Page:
There were two separate houses on this site in the 1850's: one belonged to a Daniel Hyland, the other to Eliza Ard. To further complicate matters, both the previous premises and this one were treated as a single building on the 1911 Census return (under the title 'Hotel' owned by Patrick Doran1). He was listed as a merchant (Farm seeds, feeding stuffs, importers of finest teas, wines and brandies.... and had been in business here from at least 1883. Also in the building that night were his Dublin-born wife Mary, two daughter, a son and a grandson. There was also one male shop assistant and three servants.
Patrick Doran, Merchant and Hotel Proprietor, died in 1913 and, in the 1920's, his widow sold the business to Edward 'Ned' Ramsbottom2 who we've already met in connection with P. J Kavanagh's pub on the north side of Main Street. He was succeeded by his son Henry, universally known as 'Har'. In the late 1940's Rathdowney-native Liam Ryan started work here and, following Har Ramsbottom's death in 1957, acquired the pub he would run for the next forty years. He and his wife Frances - née Downey - continued the old tradition of combining grocery and public house; in the words of one of my informants "there was grand atin' and drinkin' in Liam Ryan's". A noted sportsman in his youth3, Liam was a founder member of Portlaoise Athletic Club and, right up to the time of his retirement, with his imposing stature and perenniel tan shop coat, he was a familiar and very popular figure in the town. Following the Ryans' departure, the new owners - Rolling Stones fans? - decided to paint the building black. It looked more Victorian funeral parlour than a welcoming pub, but someone saw sense and the aberration was soon corrected.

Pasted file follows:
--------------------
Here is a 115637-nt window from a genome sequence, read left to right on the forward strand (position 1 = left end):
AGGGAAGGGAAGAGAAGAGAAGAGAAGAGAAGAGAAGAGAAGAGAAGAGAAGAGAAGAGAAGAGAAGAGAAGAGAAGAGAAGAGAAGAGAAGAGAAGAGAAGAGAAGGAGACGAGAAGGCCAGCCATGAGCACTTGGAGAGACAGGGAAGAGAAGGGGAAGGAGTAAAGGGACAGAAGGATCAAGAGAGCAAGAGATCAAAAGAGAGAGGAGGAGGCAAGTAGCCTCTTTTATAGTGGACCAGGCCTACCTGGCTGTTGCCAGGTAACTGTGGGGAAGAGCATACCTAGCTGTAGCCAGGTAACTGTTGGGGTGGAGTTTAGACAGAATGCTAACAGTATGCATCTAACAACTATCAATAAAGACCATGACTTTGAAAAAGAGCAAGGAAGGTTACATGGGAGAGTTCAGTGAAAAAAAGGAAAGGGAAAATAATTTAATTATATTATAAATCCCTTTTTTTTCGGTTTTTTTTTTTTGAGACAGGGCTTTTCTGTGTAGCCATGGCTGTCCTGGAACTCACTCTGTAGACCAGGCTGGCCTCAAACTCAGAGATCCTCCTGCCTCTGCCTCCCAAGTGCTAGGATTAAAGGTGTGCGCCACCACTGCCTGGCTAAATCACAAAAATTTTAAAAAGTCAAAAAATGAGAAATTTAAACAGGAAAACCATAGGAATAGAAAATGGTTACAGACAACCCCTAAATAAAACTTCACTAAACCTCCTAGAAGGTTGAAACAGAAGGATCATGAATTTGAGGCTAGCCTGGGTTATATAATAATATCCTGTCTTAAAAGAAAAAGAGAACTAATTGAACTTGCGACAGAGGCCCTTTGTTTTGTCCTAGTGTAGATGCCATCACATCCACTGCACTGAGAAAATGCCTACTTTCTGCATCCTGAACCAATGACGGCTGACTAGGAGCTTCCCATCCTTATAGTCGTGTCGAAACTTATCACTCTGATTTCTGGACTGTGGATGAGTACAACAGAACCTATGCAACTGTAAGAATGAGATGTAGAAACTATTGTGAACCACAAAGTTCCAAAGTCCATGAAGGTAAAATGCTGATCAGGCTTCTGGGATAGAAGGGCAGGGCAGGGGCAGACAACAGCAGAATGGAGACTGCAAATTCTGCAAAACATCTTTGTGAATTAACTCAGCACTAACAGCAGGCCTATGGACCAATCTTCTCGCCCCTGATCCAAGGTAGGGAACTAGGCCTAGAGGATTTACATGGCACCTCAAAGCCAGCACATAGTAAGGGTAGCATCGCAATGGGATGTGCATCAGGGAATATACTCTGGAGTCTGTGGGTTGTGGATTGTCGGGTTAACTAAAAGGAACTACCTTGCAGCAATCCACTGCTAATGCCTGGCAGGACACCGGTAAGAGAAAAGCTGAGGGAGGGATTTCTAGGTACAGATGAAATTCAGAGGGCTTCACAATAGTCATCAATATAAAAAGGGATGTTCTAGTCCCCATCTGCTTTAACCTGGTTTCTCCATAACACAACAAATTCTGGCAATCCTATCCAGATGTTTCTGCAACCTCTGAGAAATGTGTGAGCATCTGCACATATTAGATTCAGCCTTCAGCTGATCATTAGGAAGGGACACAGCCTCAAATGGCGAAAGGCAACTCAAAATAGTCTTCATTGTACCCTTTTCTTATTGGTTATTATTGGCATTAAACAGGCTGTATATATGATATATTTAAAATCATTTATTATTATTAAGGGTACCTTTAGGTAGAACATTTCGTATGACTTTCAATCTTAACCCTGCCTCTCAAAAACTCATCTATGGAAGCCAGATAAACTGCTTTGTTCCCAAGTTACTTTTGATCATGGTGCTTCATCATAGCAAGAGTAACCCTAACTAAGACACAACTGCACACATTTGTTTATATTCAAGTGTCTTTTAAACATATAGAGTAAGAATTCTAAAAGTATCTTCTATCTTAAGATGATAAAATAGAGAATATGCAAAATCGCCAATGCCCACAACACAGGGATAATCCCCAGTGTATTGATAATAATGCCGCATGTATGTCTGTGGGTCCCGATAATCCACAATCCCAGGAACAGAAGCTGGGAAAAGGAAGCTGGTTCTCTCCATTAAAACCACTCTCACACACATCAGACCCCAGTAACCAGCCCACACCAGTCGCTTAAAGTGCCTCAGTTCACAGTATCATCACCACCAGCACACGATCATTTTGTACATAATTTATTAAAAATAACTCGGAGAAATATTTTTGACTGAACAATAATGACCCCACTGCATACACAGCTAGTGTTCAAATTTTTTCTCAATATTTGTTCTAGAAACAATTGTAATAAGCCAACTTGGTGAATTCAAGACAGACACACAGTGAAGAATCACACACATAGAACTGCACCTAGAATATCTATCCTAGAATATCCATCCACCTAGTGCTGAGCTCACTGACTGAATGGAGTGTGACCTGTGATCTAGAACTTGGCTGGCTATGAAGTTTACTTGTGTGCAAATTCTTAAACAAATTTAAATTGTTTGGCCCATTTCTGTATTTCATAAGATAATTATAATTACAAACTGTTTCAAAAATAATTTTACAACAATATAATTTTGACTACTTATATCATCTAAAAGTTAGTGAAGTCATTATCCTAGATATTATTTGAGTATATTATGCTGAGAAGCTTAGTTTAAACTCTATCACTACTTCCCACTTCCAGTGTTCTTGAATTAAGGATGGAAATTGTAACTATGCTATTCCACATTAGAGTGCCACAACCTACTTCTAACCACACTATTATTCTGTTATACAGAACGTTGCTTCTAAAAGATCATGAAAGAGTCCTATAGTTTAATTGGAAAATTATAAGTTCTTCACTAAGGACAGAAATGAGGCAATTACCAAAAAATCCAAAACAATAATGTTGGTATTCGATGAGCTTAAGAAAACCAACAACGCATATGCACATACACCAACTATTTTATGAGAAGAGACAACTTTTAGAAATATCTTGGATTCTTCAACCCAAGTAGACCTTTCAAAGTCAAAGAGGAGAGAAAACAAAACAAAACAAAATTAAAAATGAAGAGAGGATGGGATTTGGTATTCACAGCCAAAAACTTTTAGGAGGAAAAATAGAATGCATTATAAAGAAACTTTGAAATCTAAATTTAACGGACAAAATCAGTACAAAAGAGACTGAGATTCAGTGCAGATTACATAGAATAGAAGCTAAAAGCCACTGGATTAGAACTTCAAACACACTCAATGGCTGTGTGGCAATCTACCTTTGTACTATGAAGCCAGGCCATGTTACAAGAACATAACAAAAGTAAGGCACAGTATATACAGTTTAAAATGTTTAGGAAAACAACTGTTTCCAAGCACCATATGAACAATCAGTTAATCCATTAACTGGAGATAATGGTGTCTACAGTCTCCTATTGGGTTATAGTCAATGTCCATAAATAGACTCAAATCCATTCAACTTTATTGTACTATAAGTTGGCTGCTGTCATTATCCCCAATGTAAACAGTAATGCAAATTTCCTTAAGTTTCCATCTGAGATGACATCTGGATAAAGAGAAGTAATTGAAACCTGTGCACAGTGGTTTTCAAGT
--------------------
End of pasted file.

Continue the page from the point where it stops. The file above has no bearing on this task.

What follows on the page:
The 2008 Architectural Survey described the building as "well-preserved.... distinguished by an intact traditional shopfront made with high quality materials to an elaborate design". Today, Ramsbottom's is run by Kilkennyman Tom Walsh and, while the grocery is gone, the old-time decor has survived, making it one of the town's most quaint and attractive pubs. one of only a handful with that most elusive quality: character. It is also a popular live music venue with local covers band Strength in Numbers being particularly popular with the ladies. What was once Ramsbottom's garden, incidentally, is today occupied by the Credit Union premises facing out on to James Fintan Lalor Avenue.
It's a case of pure serendipity that Liam Ryan and the late local historian Frank Meehan happened to walk into the frame above.
1 Given his political affiliations, it's hardly surprising that, according to the 1901 Census, he was one of the few businessmen in the town proficient in Irish and English.
2 The surname was originally applied to natives of the town of Ramsbottom near Bury in Lancashire. There is some debate over whether the first part of the word comes from the Old English ramm (ram) or hramsa (wild garlic), but the second derives from botm (low-lying land). So, if you're a Ramsbottom, your ancestors came from either the valley of the ram or the valley of wild garlic. What is certain is that your name is, as it was a century ago, still more numerous in Laois than any other Irish county. A bit of music trivia: the rock band Elbow hails from the town of Ramsbottom.
3 In 1956, Athletics in Laois, compiled by Risteard O Maolain, and printed by the Leinster Express, had this to say about Liam: "At 6ft. 2½ ins., he is the tallest active Laois athlete and shows signs of real promise at the art of javelin throwing". Liam went on to excel at the shot put, discus, long jump, and hop, step and jump.